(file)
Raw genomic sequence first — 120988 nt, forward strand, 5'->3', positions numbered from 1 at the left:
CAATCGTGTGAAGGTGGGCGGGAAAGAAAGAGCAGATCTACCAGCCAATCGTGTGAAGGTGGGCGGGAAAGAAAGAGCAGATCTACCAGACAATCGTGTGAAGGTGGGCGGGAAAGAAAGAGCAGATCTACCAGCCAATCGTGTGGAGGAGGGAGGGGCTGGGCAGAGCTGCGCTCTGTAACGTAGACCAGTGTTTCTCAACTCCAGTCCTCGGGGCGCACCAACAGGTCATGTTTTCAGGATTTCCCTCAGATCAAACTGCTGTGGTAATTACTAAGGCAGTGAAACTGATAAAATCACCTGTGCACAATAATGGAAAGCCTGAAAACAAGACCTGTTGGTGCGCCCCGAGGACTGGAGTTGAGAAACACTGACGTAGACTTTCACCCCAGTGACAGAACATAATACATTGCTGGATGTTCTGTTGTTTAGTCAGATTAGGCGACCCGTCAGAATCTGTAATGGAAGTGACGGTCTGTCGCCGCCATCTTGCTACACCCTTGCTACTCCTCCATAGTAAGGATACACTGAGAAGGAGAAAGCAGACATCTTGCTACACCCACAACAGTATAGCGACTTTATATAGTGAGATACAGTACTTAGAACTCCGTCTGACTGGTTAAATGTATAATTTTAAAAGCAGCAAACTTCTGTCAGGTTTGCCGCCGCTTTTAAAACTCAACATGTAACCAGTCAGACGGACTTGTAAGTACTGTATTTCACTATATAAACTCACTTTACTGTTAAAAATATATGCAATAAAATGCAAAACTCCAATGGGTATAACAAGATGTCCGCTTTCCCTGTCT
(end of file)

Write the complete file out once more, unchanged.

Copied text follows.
Raw genomic sequence first — 120988 nt, forward strand, 5'->3', positions numbered from 1 at the left:
CAATCGTGTGAAGGTGGGCGGGAAAGAAAGAGCAGATCTACCAGCCAATCGTGTGAAGGTGGGCGGGAAAGAAAGAGCAGATCTACCAGACAATCGTGTGAAGGTGGGCGGGAAAGAAAGAGCAGATCTACCAGCCAATCGTGTGGAGGAGGGAGGGGCTGGGCAGAGCTGCGCTCTGTAACGTAGACCAGTGTTTCTCAACTCCAGTCCTCGGGGCGCACCAACAGGTCATGTTTTCAGGATTTCCCTCAGATCAAACTGCTGTGGTAATTACTAAGGCAGTGAAACTGATAAAATCACCTGTGCACAATAATGGAAAGCCTGAAAACAAGACCTGTTGGTGCGCCCCGAGGACTGGAGTTGAGAAACACTGACGTAGACTTTCACCCCAGTGACAGAACATAATACATTGCTGGATGTTCTGTTGTTTAGTCAGATTAGGCGACCCGTCAGAATCTGTAATGGAAGTGACGGTCTGTCGCCGCCATCTTGCTACACCCTTGCTACTCCTCCATAGTAAGGATACACTGAGAAGGAGAAAGCAGACATCTTGCTACACCCACAACAGTATAGCGACTTTATATAGTGAGATACAGTACTTAGAACTCCGTCTGACTGGTTAAATGTATAATTTTAAAAGCAGCAAACTTCTGTCAGGTTTGCCGCCGCTTTTAAAACTCAACATGTAACCAGTCAGACGGACTTGTAAGTACTGTATTTCACTATATAAACTCACTTTACTGTTAAAAATATATGCAATAAAATGCAAAACTCCAATGGGTATAACAAGATGTCCGCTTTCCCTGTCT